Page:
High-tech robbery: The new intersection of cyber crime and financial fraud
The 1930s in America marked an era of violent bank robberies and deadly shootouts with legendary characters such as John Dillinger, Pretty Boy Floyd and Baby Face Nelson. However, the most successful bank robber from the Great Depression era often didn’t use a loaded gun. Instead, Willie Sutton used clever disguises and slick talking to steal more than $2 million.
If Sutton were alive today, he’d be a hacker. Modern bank robbers use software tools and programming expertise to accomplish the same outcome as their 20th-century counterparts. And, unlike the lone wolves of the 1930s, cyber crime has become big business: court documents in a recent online fraud case refer to the defendants as members of a “diversified criminal conglomerate.” No wonder banks are investing heavily in fraud detection, prevention and remediation measures.
And yet the problem—and the financial costs—continues to grow. Consider one key area: fraud incidents involving wire transfers have nearly doubled in the last two years. Cyber robbers have become adept at perpetrating fraud using a series of seemingly unrelated actions that combine cyber crime and fraud. Such complex attacks fly under the radar of prevention tools, which tend to be focused either on cybersecurity or fraud, but not both.
Many fraudulent wire transfers start with the theft of login credentials for a legitimate bank customer—unfortunately, a relatively common cyber crime today. The would-be fraudster then uses the stolen username and password for a sequence of routine activities: open a new account, add a new international payee, transfer funds between accounts and request a fraudulent wire transfer to the new payee—the cyber criminal. None of these actions individually look suspicious to antifraud investigators, but if they all are accomplished, the bank’s losses can be substantial.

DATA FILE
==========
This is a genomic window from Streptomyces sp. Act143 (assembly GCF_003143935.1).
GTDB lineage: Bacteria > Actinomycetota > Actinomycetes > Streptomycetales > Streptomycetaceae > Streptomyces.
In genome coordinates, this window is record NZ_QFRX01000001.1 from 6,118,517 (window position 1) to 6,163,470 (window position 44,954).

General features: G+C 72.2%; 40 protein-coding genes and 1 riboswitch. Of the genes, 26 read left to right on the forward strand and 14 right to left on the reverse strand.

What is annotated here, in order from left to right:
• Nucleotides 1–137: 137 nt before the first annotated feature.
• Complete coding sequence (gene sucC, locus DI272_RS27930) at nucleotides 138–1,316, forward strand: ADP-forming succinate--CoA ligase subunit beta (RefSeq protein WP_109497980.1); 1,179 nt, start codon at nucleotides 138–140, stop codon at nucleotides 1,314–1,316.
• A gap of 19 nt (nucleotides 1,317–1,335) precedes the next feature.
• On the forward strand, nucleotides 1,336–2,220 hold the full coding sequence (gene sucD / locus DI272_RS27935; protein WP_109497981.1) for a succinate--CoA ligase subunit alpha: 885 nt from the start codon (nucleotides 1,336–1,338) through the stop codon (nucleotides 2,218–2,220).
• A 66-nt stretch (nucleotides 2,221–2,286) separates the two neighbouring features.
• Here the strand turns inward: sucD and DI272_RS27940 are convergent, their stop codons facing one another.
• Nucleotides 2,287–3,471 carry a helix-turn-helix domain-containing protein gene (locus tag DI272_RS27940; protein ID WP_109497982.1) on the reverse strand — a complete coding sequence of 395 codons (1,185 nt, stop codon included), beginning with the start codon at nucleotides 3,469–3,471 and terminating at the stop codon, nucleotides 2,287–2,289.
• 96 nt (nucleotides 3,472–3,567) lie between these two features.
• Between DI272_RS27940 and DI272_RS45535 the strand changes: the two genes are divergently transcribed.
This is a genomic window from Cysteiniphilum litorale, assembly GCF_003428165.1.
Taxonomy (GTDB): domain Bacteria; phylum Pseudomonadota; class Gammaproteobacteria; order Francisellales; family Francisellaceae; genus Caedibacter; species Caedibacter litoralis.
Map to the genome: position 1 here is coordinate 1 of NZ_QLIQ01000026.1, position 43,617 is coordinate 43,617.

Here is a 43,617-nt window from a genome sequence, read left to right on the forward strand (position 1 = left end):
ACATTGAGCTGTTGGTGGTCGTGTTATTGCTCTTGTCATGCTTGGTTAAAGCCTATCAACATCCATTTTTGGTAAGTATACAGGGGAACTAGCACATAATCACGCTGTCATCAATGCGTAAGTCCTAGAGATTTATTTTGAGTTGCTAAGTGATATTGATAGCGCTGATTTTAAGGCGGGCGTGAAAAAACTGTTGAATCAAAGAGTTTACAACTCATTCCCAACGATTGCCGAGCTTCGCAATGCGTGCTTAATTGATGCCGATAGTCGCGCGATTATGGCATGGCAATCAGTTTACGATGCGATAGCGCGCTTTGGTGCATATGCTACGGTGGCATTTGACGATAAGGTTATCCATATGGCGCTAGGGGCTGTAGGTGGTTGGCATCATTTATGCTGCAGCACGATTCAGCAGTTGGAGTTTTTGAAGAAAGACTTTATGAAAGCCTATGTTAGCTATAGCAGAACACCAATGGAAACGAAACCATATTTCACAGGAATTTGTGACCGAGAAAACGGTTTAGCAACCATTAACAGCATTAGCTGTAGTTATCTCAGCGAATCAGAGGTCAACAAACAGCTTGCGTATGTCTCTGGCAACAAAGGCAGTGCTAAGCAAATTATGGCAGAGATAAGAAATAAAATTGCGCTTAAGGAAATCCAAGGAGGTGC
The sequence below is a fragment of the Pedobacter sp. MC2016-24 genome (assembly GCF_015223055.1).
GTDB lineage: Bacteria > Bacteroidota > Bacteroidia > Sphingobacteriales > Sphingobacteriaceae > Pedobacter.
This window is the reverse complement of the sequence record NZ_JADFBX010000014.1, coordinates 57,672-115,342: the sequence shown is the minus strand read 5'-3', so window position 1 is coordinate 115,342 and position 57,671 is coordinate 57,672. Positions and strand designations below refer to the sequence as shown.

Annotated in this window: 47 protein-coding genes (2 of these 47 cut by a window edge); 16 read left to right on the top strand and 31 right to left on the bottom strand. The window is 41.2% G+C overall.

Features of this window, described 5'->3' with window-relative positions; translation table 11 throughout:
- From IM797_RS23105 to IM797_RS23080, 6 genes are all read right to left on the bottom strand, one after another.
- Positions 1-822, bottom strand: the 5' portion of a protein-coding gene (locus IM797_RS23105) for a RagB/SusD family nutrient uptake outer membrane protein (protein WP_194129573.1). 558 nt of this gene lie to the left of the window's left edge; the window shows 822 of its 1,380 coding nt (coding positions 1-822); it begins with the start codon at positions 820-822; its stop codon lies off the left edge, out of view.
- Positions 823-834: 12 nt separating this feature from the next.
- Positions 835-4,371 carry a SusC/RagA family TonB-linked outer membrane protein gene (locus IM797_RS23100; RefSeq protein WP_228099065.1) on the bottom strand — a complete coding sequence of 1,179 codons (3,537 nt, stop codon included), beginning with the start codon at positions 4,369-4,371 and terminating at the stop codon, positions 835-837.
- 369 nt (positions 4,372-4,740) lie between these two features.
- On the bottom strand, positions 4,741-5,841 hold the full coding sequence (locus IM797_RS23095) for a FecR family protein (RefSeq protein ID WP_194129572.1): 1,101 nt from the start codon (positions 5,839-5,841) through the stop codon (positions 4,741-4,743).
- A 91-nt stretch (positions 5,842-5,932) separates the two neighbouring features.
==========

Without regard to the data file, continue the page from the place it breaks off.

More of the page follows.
Elevating counter fraud defenses
There are several things that banks can do to help reduce their fraud risks. From the organizational perspective, foiling fraud attempts has to be top priority for everyone in the bank. The departments responsible for fraud—anti-money laundering, cybersecurity, operations, even human resources—need to work together to ensure that anomalous activities detected anywhere in the organization are communicated to all stakeholders.
On the technology side, information from individual cybersecurity and fraud prevention tools need to be correlated. When cybersecurity and antifraud countermeasures work together, they can prevent many of the exploits that currently slip through today’s siloed defenses.
Blocking that transfer
Consider how correlation would work in the wire transfer example. Security software such as IBM Trusteer detects a login from an unknown mobile device. Using a low-moderate-elevated-high risk rating system, this incident is rated as presenting moderate risk—that is, something to keep an eye on but not overly alarming by itself.
A short time later, a bank customer initiates an international wire transfer to a new beneficiary. In the absence of any other alerts, a counter-fraud tool such as IBM Counter Fraud Management assesses this transaction as moderate risk—again, no smoking gun. However, when the two events are correlated, clearly a coordinated exploit is underway. Notified of the existence of an elevated risk—a more accurate assessment of the situation—a fraud investigator blocks the requested wire transfer and stops this fraud attempt dead in its tracks.
Collaboration and correlation are becoming important—perhaps even essential—approaches for defeating ever more innovative fraud schemes. If you are involved in structuring your bank’s antifraud defenses, learn more about the intersection of cyber crime and fraud, and what you can do about it. Then sign up for a complimentary workshop to learn more about how you can leverage analytics to detect, prevent and mitigate financial crime. help prevent, detect and mitigate fraud and financial crime.
— IBM Analytics (@IBMAnalytics) January 21, 2016